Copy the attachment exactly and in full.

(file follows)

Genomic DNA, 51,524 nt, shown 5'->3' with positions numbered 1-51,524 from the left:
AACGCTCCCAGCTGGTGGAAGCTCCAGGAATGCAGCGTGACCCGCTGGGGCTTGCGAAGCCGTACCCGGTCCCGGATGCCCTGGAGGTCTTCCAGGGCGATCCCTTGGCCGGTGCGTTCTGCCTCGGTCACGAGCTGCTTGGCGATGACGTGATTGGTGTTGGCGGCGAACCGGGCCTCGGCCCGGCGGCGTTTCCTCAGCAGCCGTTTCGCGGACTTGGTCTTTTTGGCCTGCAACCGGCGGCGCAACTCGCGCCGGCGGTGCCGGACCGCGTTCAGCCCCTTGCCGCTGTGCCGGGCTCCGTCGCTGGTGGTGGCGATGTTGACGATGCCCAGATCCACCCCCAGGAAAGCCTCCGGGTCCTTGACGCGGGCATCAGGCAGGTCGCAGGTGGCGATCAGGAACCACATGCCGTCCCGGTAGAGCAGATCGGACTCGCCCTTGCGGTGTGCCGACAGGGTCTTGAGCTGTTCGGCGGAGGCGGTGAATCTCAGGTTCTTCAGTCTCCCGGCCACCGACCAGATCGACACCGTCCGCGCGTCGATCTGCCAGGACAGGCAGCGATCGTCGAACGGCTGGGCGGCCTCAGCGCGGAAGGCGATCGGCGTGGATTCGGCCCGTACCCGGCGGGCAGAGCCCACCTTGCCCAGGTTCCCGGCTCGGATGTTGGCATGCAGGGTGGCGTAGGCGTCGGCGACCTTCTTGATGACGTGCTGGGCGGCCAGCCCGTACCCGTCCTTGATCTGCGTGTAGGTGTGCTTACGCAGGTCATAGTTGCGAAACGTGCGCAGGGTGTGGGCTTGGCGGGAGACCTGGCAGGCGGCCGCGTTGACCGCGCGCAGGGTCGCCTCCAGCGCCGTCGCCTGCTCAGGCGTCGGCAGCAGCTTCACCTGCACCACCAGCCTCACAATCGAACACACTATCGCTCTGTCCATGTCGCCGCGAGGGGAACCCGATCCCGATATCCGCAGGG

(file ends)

Genomic DNA, 51,524 nt, shown 5'->3' with positions numbered 1-51,524 from the left:
AACGCTCCCAGCTGGTGGAAGCTCCAGGAATGCAGCGTGACCCGCTGGGGCTTGCGAAGCCGTACCCGGTCCCGGATGCCCTGGAGGTCTTCCAGGGCGATCCCTTGGCCGGTGCGTTCTGCCTCGGTCACGAGCTGCTTGGCGATGACGTGATTGGTGTTGGCGGCGAACCGGGCCTCGGCCCGGCGGCGTTTCCTCAGCAGCCGTTTCGCGGACTTGGTCTTTTTGGCCTGCAACCGGCGGCGCAACTCGCGCCGGCGGTGCCGGACCGCGTTCAGCCCCTTGCCGCTGTGCCGGGCTCCGTCGCTGGTGGTGGCGATGTTGACGATGCCCAGATCCACCCCCAGGAAAGCCTCCGGGTCCTTGACGCGGGCATCAGGCAGGTCGCAGGTGGCGATCAGGAACCACATGCCGTCCCGGTAGAGCAGATCGGACTCGCCCTTGCGGTGTGCCGACAGGGTCTTGAGCTGTTCGGCGGAGGCGGTGAATCTCAGGTTCTTCAGTCTCCCGGCCACCGACCAGATCGACACCGTCCGCGCGTCGATCTGCCAGGACAGGCAGCGATCGTCGAACGGCTGGGCGGCCTCAGCGCGGAAGGCGATCGGCGTGGATTCGGCCCGTACCCGGCGGGCAGAGCCCACCTTGCCCAGGTTCCCGGCTCGGATGTTGGCATGCAGGGTGGCGTAGGCGTCGGCGACCTTCTTGATGACGTGCTGGGCGGCCAGCCCGTACCCGTCCTTGATCTGCGTGTAGGTGTGCTTACGCAGGTCATAGTTGCGAAACGTGCGCAGGGTGTGGGCTTGGCGGGAGACCTGGCAGGCGGCCGCGTTGACCGCGCGCAGGGTCGCCTCCAGCGCCGTCGCCTGCTCAGGCGTCGGCAGCAGCTTCACCTGCACCACCAGCCTCACAATCGAACACACTATCGCTCTGTCCATGTCGCCGCGAGGGGAACCCGATCCCGATATCCGCAGGG